The risk to mental health increases for COVID-19 survivors
The risk to mental health increases for COVID-19 survivors

The risk to mental health increases for COVID-19 survivors

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Mental health risk increases even after mild COVID-19. Jonathan Knowles / Getty Images
  • A study that tracks COVID-19 survivors found that they were more likely to develop mental health problems than other people during the year after diagnosis.
  • The researchers saw an increased risk even for them if COVID-19 was mild enough that they did not require hospitalization.
  • Conditions that the researchers examined included anxiety, depression, opioid use, and cognitive decline.

Researchers continue to investigate the long-term health effects of COVID-19, or “lang COVID. ”

Using databases from the United States Department of Veterans Affairs (VA), a new study catalogs a number of mental health issues in the 12 months following a SARS-CoV-2 infection.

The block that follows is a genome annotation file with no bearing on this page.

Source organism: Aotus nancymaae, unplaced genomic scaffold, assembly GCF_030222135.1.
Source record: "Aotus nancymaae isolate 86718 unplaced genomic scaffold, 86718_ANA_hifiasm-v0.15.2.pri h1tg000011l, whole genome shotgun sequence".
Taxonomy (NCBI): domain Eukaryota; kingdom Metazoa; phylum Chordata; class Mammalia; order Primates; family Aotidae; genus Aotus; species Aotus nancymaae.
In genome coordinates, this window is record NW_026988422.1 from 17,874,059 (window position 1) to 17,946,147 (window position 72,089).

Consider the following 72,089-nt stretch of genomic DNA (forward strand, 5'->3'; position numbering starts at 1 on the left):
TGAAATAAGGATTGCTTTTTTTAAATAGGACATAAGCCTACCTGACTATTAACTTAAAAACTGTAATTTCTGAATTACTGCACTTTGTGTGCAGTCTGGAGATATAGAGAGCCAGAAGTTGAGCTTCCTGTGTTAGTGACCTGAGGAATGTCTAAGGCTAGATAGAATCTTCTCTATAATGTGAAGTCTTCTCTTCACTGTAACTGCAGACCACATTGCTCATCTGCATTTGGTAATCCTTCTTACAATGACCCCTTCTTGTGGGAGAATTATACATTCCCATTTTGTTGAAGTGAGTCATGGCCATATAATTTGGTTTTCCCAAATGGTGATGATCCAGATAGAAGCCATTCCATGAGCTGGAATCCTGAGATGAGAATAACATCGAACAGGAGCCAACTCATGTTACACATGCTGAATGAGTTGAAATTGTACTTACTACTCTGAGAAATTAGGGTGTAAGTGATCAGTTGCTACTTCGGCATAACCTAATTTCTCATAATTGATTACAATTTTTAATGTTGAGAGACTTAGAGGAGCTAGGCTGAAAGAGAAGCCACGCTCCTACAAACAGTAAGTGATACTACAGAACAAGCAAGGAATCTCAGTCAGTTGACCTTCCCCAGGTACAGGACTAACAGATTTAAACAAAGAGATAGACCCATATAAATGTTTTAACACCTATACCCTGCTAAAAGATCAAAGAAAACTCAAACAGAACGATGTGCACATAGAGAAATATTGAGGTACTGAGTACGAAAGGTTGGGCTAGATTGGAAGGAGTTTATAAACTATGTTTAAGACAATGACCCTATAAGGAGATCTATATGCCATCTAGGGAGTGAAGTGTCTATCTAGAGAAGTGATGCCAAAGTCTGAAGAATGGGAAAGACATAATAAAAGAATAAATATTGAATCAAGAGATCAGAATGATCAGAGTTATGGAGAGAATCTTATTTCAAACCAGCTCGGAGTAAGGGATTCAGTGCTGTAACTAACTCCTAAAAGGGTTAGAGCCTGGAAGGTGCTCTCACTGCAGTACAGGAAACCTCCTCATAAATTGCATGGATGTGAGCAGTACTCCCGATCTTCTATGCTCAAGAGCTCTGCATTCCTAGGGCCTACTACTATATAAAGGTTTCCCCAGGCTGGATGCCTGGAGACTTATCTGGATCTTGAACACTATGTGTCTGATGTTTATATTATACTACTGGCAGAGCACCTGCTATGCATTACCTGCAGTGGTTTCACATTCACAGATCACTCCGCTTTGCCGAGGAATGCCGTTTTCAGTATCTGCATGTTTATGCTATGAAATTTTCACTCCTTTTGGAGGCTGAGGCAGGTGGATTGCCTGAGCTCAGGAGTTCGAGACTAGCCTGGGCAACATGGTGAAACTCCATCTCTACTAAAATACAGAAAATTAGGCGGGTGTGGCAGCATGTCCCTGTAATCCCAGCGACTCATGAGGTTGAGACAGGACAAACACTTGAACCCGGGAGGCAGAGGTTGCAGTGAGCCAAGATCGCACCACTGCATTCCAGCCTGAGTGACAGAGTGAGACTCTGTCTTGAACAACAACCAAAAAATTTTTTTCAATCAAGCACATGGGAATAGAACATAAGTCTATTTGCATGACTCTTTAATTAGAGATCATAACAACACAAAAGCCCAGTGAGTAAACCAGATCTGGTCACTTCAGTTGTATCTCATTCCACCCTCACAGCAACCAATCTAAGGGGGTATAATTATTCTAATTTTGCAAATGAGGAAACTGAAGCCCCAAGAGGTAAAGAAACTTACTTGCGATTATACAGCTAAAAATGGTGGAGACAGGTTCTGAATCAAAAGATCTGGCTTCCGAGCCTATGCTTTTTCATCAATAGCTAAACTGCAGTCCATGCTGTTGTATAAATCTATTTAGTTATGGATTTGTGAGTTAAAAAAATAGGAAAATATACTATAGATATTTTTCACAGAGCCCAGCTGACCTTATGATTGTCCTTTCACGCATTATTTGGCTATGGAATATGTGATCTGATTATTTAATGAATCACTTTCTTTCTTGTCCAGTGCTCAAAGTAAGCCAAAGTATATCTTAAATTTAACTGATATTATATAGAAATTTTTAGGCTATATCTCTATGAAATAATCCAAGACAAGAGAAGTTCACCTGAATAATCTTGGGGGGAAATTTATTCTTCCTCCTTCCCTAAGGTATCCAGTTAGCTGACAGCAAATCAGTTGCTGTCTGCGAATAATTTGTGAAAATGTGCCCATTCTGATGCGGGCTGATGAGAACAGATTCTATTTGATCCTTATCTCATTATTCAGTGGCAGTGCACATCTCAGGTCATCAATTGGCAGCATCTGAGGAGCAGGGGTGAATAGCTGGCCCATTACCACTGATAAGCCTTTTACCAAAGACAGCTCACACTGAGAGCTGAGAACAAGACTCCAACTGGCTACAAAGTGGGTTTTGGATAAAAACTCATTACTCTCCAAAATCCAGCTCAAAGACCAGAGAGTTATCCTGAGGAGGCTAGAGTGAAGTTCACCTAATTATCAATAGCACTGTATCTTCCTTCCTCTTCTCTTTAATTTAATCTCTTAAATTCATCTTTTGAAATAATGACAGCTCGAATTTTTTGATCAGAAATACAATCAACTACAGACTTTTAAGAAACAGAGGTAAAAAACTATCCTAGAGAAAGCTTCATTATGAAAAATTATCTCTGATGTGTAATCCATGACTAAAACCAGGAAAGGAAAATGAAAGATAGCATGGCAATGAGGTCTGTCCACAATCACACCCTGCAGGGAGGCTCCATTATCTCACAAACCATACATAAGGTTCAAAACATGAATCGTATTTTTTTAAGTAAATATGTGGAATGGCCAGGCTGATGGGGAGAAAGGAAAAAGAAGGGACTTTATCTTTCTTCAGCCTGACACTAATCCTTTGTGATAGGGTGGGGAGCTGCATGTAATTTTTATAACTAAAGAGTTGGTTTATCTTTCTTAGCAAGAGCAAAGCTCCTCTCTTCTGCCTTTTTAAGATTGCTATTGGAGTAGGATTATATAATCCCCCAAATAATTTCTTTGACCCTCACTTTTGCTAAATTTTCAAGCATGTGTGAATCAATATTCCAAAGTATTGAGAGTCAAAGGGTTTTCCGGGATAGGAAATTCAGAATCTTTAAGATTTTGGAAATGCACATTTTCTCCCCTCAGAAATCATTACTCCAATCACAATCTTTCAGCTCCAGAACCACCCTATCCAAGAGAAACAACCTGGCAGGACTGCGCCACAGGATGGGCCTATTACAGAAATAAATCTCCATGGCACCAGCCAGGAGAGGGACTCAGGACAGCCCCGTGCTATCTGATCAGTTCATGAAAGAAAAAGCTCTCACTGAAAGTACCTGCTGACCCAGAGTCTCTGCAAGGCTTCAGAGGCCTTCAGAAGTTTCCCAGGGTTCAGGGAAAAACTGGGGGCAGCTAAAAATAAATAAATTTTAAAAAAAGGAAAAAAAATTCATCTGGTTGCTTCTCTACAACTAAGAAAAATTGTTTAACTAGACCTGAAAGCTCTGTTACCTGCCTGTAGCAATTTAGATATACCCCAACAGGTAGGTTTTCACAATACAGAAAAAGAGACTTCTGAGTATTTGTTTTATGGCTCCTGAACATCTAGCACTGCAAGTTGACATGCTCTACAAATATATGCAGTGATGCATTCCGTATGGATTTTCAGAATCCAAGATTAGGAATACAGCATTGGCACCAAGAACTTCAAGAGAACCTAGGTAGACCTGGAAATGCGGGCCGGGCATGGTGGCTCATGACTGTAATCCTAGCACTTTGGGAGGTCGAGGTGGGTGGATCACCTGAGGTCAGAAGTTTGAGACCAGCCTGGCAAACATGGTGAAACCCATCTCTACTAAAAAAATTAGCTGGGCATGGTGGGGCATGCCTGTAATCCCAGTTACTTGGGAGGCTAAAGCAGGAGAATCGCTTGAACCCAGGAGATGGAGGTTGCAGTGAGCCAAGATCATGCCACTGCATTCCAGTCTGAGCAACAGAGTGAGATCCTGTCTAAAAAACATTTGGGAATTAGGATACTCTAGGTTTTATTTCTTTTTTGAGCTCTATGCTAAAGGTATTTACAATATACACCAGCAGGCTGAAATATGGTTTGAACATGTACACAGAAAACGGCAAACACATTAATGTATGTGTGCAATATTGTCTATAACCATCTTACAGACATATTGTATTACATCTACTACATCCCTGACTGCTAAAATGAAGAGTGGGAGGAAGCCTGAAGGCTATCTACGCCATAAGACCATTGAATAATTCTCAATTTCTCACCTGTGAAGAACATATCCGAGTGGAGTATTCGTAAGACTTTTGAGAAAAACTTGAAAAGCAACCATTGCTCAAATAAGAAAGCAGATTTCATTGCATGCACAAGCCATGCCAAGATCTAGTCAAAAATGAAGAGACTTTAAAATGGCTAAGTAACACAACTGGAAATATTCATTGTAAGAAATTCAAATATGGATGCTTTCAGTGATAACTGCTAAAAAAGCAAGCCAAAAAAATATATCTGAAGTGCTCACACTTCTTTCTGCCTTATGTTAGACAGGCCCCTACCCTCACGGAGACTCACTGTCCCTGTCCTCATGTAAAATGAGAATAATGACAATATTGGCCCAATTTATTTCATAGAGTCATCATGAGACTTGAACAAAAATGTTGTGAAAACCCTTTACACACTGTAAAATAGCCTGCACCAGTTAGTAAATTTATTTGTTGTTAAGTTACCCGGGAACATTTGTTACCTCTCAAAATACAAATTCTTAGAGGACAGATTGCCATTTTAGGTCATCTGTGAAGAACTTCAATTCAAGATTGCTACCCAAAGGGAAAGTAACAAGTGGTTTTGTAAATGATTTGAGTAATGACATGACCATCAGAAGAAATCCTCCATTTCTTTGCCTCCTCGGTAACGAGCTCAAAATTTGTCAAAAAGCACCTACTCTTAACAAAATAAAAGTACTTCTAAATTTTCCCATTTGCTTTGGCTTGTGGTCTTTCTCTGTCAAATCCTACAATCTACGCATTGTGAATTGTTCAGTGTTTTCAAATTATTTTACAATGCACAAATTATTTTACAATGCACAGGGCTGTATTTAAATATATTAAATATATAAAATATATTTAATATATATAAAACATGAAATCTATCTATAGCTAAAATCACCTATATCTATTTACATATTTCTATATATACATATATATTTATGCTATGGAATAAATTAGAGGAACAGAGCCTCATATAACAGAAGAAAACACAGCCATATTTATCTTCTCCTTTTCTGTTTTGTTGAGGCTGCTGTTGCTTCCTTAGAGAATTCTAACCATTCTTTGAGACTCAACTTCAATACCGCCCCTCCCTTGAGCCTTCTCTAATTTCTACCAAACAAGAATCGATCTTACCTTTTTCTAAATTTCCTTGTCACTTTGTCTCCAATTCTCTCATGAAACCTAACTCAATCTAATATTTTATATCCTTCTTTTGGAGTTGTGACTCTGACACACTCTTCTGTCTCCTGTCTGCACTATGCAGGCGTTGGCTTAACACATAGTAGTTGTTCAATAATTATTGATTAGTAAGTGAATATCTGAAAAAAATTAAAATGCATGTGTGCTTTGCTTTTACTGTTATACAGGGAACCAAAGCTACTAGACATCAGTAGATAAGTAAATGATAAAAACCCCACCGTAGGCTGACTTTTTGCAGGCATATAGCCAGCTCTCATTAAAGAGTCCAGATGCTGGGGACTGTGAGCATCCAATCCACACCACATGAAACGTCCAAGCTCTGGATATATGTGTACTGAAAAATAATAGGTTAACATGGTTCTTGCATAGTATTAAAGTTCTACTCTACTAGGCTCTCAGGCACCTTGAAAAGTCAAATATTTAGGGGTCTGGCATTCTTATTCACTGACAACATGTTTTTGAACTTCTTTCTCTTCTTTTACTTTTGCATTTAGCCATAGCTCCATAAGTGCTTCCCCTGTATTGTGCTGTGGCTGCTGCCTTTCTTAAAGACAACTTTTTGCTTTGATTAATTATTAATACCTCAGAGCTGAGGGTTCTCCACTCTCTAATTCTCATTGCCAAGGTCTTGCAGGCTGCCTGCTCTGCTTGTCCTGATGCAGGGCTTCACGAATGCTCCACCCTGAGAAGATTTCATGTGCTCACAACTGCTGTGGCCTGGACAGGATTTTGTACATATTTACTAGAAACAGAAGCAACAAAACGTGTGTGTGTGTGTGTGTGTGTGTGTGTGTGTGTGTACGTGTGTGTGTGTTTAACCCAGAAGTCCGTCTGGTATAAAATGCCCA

The study shows that people who have survived COVID-19 have an increased risk of mental health problems in the first year after the disease.

The study’s senior researcher is Dr. Ziyad Al-Aly, head of research and development services at the VA Saint Louis Health Care System and a clinical epidemiologist and assistant professor at Washington University in St. Louis. Louis. In a opinion polls published with the research, he says:

“Gathered evidence of long-term COVID – from our work and others – suggests the need to reformulate our thinking about SARS-CoV-2. It is not just a respiratory virus; it is a systemic virus that can cause damage and clinical consequences in almost all organ systems – including mental disorders and neurocognitive decline. “